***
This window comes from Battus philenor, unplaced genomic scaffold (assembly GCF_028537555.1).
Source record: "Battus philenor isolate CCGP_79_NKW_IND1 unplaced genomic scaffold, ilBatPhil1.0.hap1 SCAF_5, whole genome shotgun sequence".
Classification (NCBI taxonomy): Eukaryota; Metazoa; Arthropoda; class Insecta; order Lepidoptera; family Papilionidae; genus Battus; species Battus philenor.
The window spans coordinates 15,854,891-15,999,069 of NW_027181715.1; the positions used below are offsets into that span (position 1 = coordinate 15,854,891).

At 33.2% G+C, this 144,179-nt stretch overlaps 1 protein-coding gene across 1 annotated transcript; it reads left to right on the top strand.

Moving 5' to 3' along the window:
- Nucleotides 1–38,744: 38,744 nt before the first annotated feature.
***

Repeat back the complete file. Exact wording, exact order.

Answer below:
This window comes from Battus philenor, unplaced genomic scaffold (assembly GCF_028537555.1).
Source record: "Battus philenor isolate CCGP_79_NKW_IND1 unplaced genomic scaffold, ilBatPhil1.0.hap1 SCAF_5, whole genome shotgun sequence".
Classification (NCBI taxonomy): Eukaryota; Metazoa; Arthropoda; class Insecta; order Lepidoptera; family Papilionidae; genus Battus; species Battus philenor.
The window spans coordinates 15,854,891-15,999,069 of NW_027181715.1; the positions used below are offsets into that span (position 1 = coordinate 15,854,891).

At 33.2% G+C, this 144,179-nt stretch overlaps 1 protein-coding gene across 1 annotated transcript; it reads left to right on the top strand.

Moving 5' to 3' along the window:
- Nucleotides 1–38,744: 38,744 nt before the first annotated feature.